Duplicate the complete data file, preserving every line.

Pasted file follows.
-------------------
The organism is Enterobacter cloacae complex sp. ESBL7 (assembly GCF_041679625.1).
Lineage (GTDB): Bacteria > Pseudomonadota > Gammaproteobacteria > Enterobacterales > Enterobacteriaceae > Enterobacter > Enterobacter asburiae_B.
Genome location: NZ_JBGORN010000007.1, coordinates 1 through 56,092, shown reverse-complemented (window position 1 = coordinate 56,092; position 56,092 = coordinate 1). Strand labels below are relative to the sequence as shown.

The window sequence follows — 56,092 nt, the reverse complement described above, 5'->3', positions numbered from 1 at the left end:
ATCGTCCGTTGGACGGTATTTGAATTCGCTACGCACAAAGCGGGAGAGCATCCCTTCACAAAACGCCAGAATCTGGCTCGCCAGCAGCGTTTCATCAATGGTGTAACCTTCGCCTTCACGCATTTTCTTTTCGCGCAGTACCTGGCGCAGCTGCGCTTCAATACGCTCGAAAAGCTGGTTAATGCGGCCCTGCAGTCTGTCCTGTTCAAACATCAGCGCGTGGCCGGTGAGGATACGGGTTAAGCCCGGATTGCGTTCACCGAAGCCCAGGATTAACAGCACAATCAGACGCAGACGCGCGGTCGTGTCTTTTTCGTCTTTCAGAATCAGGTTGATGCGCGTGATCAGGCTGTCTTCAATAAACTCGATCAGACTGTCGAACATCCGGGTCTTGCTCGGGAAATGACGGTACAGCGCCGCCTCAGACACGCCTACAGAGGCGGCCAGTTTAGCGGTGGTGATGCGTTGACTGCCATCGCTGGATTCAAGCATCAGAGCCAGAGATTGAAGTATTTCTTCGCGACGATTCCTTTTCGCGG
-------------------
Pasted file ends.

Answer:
The organism is Enterobacter cloacae complex sp. ESBL7 (assembly GCF_041679625.1).
Lineage (GTDB): Bacteria > Pseudomonadota > Gammaproteobacteria > Enterobacterales > Enterobacteriaceae > Enterobacter > Enterobacter asburiae_B.
Genome location: NZ_JBGORN010000007.1, coordinates 1 through 56,092, shown reverse-complemented (window position 1 = coordinate 56,092; position 56,092 = coordinate 1). Strand labels below are relative to the sequence as shown.

The window sequence follows — 56,092 nt, the reverse complement described above, 5'->3', positions numbered from 1 at the left end:
ATCGTCCGTTGGACGGTATTTGAATTCGCTACGCACAAAGCGGGAGAGCATCCCTTCACAAAACGCCAGAATCTGGCTCGCCAGCAGCGTTTCATCAATGGTGTAACCTTCGCCTTCACGCATTTTCTTTTCGCGCAGTACCTGGCGCAGCTGCGCTTCAATACGCTCGAAAAGCTGGTTAATGCGGCCCTGCAGTCTGTCCTGTTCAAACATCAGCGCGTGGCCGGTGAGGATACGGGTTAAGCCCGGATTGCGTTCACCGAAGCCCAGGATTAACAGCACAATCAGACGCAGACGCGCGGTCGTGTCTTTTTCGTCTTTCAGAATCAGGTTGATGCGCGTGATCAGGCTGTCTTCAATAAACTCGATCAGACTGTCGAACATCCGGGTCTTGCTCGGGAAATGACGGTACAGCGCCGCCTCAGACACGCCTACAGAGGCGGCCAGTTTAGCGGTGGTGATGCGTTGACTGCCATCGCTGGATTCAAGCATCAGAGCCAGAGATTGAAGTATTTCTTCGCGACGATTCCTTTTCGCGG